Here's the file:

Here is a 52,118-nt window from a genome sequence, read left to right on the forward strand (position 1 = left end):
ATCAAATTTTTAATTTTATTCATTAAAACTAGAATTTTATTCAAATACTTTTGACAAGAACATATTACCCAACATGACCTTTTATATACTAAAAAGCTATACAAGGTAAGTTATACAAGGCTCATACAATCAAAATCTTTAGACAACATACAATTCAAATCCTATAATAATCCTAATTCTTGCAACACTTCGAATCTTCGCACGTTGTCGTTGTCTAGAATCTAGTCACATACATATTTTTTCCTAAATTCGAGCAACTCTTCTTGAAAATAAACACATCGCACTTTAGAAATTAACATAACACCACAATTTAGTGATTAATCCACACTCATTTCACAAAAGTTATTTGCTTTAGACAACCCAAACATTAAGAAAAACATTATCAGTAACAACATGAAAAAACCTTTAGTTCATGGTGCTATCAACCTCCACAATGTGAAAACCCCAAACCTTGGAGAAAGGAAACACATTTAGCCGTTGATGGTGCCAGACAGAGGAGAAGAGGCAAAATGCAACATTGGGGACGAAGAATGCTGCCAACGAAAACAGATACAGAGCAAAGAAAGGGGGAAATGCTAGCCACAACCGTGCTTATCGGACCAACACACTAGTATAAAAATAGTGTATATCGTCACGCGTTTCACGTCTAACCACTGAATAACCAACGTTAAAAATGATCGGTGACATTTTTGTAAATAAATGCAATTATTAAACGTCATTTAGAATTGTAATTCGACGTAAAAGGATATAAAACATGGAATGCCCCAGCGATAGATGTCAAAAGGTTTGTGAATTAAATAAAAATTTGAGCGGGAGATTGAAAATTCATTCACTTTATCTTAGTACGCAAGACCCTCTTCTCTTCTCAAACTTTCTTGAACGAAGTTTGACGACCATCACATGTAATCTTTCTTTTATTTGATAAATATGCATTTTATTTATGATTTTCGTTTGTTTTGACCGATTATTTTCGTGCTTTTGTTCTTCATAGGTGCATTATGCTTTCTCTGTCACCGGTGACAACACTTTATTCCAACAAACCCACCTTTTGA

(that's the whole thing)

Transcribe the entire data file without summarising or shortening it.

Here is a 52,118-nt window from a genome sequence, read left to right on the forward strand (position 1 = left end):
ATCAAATTTTTAATTTTATTCATTAAAACTAGAATTTTATTCAAATACTTTTGACAAGAACATATTACCCAACATGACCTTTTATATACTAAAAAGCTATACAAGGTAAGTTATACAAGGCTCATACAATCAAAATCTTTAGACAACATACAATTCAAATCCTATAATAATCCTAATTCTTGCAACACTTCGAATCTTCGCACGTTGTCGTTGTCTAGAATCTAGTCACATACATATTTTTTCCTAAATTCGAGCAACTCTTCTTGAAAATAAACACATCGCACTTTAGAAATTAACATAACACCACAATTTAGTGATTAATCCACACTCATTTCACAAAAGTTATTTGCTTTAGACAACCCAAACATTAAGAAAAACATTATCAGTAACAACATGAAAAAACCTTTAGTTCATGGTGCTATCAACCTCCACAATGTGAAAACCCCAAACCTTGGAGAAAGGAAACACATTTAGCCGTTGATGGTGCCAGACAGAGGAGAAGAGGCAAAATGCAACATTGGGGACGAAGAATGCTGCCAACGAAAACAGATACAGAGCAAAGAAAGGGGGAAATGCTAGCCACAACCGTGCTTATCGGACCAACACACTAGTATAAAAATAGTGTATATCGTCACGCGTTTCACGTCTAACCACTGAATAACCAACGTTAAAAATGATCGGTGACATTTTTGTAAATAAATGCAATTATTAAACGTCATTTAGAATTGTAATTCGACGTAAAAGGATATAAAACATGGAATGCCCCAGCGATAGATGTCAAAAGGTTTGTGAATTAAATAAAAATTTGAGCGGGAGATTGAAAATTCATTCACTTTATCTTAGTACGCAAGACCCTCTTCTCTTCTCAAACTTTCTTGAACGAAGTTTGACGACCATCACATGTAATCTTTCTTTTATTTGATAAATATGCATTTTATTTATGATTTTCGTTTGTTTTGACCGATTATTTTCGTGCTTTTGTTCTTCATAGGTGCATTATGCTTTCTCTGTCACCGGTGACAACACTTTATTCCAACAAACCCACCTTTTGA